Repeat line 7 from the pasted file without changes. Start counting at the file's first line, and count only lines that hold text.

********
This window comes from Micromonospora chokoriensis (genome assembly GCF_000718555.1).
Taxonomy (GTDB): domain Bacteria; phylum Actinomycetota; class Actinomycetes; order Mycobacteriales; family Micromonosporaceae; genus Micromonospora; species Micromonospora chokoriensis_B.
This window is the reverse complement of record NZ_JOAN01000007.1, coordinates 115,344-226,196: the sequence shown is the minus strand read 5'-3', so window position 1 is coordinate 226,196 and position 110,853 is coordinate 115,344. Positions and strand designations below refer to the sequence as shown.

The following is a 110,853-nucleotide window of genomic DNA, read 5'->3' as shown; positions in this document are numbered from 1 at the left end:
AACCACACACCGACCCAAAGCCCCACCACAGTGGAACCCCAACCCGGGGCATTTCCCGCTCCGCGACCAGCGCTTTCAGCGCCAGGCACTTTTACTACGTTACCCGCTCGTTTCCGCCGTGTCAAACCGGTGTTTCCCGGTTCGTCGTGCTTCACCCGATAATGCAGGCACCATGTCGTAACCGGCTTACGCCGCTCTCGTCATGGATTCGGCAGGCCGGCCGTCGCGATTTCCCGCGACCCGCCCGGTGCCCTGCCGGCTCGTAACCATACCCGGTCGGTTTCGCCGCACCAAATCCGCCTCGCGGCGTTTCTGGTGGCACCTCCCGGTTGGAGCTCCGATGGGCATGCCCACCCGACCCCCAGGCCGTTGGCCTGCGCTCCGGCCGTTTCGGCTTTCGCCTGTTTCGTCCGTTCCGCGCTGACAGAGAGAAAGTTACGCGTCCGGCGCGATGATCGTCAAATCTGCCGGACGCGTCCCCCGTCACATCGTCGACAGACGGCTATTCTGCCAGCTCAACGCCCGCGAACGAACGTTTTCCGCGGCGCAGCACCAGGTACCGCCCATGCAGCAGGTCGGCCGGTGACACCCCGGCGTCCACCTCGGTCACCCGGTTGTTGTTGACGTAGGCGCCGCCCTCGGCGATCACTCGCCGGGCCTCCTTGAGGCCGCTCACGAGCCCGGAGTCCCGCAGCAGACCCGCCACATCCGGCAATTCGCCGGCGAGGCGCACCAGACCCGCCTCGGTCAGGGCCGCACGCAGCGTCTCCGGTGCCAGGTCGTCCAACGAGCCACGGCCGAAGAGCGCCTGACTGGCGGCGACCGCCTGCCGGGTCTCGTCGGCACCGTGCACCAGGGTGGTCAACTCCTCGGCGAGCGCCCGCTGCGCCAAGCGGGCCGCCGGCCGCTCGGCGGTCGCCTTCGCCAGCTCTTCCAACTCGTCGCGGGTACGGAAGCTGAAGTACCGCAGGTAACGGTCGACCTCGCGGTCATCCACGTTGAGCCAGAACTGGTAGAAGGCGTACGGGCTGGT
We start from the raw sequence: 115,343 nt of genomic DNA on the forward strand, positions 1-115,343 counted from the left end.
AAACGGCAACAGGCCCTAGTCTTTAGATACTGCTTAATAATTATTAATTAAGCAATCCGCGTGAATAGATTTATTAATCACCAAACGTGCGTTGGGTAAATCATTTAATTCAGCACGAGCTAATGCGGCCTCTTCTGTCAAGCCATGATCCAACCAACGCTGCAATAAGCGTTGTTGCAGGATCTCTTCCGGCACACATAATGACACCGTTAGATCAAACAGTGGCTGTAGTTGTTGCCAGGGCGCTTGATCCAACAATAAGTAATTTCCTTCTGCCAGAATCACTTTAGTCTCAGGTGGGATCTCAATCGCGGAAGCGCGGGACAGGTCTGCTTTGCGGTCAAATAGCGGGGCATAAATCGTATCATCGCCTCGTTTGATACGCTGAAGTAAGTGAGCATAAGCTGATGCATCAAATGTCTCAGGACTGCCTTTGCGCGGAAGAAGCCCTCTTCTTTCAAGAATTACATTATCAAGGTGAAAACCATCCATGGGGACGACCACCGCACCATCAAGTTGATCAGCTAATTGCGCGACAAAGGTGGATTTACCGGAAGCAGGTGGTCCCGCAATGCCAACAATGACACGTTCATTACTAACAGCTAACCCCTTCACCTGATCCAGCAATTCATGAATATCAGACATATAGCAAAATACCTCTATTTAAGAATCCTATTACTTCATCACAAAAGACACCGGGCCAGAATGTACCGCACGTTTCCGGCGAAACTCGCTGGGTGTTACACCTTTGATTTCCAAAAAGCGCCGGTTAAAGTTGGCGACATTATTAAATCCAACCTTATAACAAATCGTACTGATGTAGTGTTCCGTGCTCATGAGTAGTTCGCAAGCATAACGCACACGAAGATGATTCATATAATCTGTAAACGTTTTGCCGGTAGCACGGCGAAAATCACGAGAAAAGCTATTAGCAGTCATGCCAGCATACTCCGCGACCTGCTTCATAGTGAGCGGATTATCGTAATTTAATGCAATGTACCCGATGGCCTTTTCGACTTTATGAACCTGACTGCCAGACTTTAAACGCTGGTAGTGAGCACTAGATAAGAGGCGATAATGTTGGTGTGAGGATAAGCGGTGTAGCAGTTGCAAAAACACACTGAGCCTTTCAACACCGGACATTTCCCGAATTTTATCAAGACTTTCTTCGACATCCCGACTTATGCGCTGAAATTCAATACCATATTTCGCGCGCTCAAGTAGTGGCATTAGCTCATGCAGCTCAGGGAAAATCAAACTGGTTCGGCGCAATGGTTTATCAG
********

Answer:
AAACGGCAACAGGCCCTAGTCTTTAGATACTGCTTAATAATTATTAATTAAGCAATCCGCGTGAATAGATTTATTAATCACCAAACGTGCGTTGGGTAAATCATTTAATTCAGCACGAGCTAATGCGGCCTCTTCTGTCAAGCCATGATCCAACCAACGCTGCAATAAGCGTTGTTGCAGGATCTCTTCCGGCACACATAATGACACCGTTAGATCAAACAGTGGCTGTAGTTGTTGCCAGGGCGCTTGATCCAACAATAAGTAATTTCCTTCTGCCAGAATCACTTTAGTCTCAGGTGGGATCTCAATCGCGGAAGCGCGGGACAGGTCTGCTTTGCGGTCAAATAGCGGGGCATAAATCGTATCATCGCCTCGTTTGATACGCTGAAGTAAGTGAGCATAAGCTGATGCATCAAATGTCTCAGGACTGCCTTTGCGCGGAAGAAGCCCTCTTCTTTCAAGAATTACATTATCAAGGTGAAAACCATCCATGGGGACGACCACCGCACCATCAAGTTGATCAGCTAATTGCGCGACAAAGGTGGATTTACCGGAAGCAGGTGGTCCCGCAATGCCAACAATGACACGTTCATTACTAACAGCTAACCCCTTCACCTGATCCAGCAATTCATGAATATCAGACATATAGCAAAATACCTCTATTTAAGAATCCTATTACTTCATCACAAAAGACACCGGGCCAGAATGTACCGCACGTTTCCGGCGAAACTCGCTGGGTGTTACACCTTTGATTTCCAAAAAGCGCCGGTTAAAGTTGGCGACATTATTAAATCCAACCTTATAACAAATCGTACTGATGTAGTGTTCCGTGCTCATGAGTAGTTCGCAAGCATAACGCACACGAAGATGATTCATATAATCTGTAAACGTTTTGCCGGTAGCACGGCGAAAATCACGAGAAAAGCTATTAGCAGTCATGCCAGCATACTCCGCGACCTGCTTCATAGTGAGCGGATTATCGTAATTTAATGCAATGTACCCGATGGCCTTTTCGACTTTATGAACCTGACTGCCAGACTTTAAACGCTGGTAGTGAGCACTAGATAAGAGGCGATAATGTTGGTGTGAGGATAAGCGGTGTAGCAGTTGCAAAAACACACTGAGCCTTTCAACACCGGACATTTCCCGAATTTTATCAAGACTTTCTTCGACATCCCGACTTATGCGCTGAAATTCAATACCATATTTCGCGCGCTCAAGTAGTGGCATTAGCTCATGCAGCTCAGGGAAAATCAAACTGGTTCGGCGCAATGGTTTATCAG